China's manufacturing activity rose to a seven-month high in November on improved new orders and production, mirroring signs of stabilization in the second-largest economy.
The Purchasing Managers' Index rose to 50.6 from 50.2 in October, official survey jointly issued by the China Federation of Logistics and Purchasing and the National Bureau of Statistics showed Saturday. The sector expanded for the second straight month. Economists were looking for a figure of 50.8.
The new order index gained 0.8 points to 51.2 and the production index climbed 0.4 points to 52.5. The new export orders index climbed to 50.2 from 49.3. Meanwhile, the input price index fell sharply to 50.1 from 54.3, reflecting easing price pressures in the economy.
CFLP analyst Zhang Liqun said economic growth will maintain a moderate rebound. Destocking activity started to shift to restocking, indicating that industrial production will continue to improve, the analyst pointed out.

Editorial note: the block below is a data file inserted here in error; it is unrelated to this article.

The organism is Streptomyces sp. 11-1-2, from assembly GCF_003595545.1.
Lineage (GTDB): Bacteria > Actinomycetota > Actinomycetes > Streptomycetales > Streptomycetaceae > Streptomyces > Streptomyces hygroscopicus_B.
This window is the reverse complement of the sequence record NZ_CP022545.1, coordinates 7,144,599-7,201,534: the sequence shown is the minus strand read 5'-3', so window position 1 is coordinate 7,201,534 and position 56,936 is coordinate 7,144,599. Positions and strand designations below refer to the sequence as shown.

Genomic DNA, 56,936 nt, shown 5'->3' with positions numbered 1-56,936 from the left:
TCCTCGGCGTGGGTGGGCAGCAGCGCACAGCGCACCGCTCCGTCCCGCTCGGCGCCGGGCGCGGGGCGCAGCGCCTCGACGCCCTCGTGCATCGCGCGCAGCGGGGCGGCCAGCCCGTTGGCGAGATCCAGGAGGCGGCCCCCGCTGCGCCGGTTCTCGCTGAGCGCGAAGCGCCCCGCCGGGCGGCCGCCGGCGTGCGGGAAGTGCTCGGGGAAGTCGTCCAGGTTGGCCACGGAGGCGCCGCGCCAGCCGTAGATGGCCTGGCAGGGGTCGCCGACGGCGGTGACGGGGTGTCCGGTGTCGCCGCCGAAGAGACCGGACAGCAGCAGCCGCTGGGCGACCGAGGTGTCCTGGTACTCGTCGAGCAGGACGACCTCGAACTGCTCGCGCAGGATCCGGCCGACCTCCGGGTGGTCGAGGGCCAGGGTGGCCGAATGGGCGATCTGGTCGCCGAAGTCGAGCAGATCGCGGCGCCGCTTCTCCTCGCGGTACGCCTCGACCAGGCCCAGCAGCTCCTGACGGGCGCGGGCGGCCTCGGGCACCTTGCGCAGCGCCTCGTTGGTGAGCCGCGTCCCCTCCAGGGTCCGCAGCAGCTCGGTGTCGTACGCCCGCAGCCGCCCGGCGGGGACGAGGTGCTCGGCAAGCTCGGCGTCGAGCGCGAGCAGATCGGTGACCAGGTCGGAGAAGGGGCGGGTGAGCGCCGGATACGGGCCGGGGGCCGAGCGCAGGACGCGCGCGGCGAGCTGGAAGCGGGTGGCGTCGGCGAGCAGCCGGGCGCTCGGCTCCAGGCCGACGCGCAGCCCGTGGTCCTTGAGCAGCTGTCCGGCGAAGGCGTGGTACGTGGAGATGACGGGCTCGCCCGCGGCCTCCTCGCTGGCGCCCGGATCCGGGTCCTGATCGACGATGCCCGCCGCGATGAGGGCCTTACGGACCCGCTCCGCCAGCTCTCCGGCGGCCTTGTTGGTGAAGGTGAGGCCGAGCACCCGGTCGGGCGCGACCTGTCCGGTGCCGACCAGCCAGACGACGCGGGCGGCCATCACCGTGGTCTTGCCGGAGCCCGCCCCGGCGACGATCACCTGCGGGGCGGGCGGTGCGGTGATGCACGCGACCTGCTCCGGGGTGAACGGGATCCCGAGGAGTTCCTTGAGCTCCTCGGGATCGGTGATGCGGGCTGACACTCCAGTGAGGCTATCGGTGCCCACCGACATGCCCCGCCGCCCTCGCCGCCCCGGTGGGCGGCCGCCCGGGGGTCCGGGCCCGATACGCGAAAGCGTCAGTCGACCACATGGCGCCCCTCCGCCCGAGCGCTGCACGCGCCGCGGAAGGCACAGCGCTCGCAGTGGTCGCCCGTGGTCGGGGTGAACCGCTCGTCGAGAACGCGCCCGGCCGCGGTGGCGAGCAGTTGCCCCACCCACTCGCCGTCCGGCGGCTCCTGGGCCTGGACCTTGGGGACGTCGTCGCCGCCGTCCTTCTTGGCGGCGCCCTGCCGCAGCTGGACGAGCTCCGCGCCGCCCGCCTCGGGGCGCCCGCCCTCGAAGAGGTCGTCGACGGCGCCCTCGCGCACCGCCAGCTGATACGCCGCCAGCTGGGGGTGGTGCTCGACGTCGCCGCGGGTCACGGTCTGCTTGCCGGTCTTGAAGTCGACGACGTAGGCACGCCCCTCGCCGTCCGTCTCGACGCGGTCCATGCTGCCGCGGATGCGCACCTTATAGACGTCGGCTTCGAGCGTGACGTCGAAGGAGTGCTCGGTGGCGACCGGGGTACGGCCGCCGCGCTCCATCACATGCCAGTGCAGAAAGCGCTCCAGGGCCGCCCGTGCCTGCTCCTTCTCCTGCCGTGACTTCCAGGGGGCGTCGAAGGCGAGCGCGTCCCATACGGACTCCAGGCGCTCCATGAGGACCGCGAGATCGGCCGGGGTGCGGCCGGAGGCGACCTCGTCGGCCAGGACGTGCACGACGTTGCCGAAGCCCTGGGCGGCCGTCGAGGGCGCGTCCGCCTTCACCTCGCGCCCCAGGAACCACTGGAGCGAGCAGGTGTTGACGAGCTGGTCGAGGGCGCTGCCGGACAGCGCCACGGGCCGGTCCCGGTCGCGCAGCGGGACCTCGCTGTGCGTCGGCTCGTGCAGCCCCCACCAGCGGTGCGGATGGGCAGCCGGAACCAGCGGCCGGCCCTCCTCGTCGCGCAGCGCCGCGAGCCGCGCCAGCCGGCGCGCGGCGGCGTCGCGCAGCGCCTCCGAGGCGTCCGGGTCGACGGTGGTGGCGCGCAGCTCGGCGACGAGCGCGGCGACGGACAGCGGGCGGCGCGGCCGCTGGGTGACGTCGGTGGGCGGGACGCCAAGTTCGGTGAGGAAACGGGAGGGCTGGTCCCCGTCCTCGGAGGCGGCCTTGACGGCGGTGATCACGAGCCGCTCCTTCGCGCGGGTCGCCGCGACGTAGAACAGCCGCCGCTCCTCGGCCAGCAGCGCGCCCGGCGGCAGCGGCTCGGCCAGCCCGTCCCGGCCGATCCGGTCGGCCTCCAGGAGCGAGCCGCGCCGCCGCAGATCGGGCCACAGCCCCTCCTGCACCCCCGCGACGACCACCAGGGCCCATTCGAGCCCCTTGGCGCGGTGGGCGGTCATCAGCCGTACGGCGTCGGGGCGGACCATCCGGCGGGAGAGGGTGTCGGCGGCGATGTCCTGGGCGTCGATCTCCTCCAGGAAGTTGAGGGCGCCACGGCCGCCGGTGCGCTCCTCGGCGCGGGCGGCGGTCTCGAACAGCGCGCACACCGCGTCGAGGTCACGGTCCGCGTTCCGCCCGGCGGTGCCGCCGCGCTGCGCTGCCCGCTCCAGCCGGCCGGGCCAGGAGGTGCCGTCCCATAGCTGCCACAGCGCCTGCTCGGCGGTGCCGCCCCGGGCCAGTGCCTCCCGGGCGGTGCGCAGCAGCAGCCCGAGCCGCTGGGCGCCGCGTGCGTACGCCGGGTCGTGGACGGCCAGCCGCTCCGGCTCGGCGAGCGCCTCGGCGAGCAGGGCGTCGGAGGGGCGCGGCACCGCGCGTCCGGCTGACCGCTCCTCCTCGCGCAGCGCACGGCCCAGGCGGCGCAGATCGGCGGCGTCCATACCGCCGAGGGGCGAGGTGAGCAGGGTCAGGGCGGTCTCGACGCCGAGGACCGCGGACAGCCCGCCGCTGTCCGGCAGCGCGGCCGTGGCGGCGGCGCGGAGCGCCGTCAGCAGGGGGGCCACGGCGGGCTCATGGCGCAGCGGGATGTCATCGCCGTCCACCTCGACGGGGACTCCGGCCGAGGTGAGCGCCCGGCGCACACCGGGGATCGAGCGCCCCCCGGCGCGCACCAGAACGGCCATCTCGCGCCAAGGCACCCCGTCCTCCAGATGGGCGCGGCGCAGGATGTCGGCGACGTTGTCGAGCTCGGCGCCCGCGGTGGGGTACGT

Official data showed that both industrial production and exports picked up in October.
Preliminary survey data from Markit Economics revealed an expansion in manufacturing for the first time in thirteen months, driven by a rebound in output and export orders. The headline PMI rose to 50.4 in November.
Purchasing Managers' survey results eased pressure on the new leadership to formulate measures to take the economy back on upward trajectory.
Moreover, the Conference Board said its leading indicator for China rose at a faster pace in October, suggesting that a moderate rebound is underway that may carry into the first half of 2013.
Rating agency Standard & Poor's this week affirmed China's sovereign ratings and stable outlook citing the country's strong economic growth potential, robust external position, and the government's relatively healthy fiscal position.
In the third quarter, China's growth was the weakest since the first quarter of 2009. GDP expanded 7.4 percent.
by RTT Staff Writer
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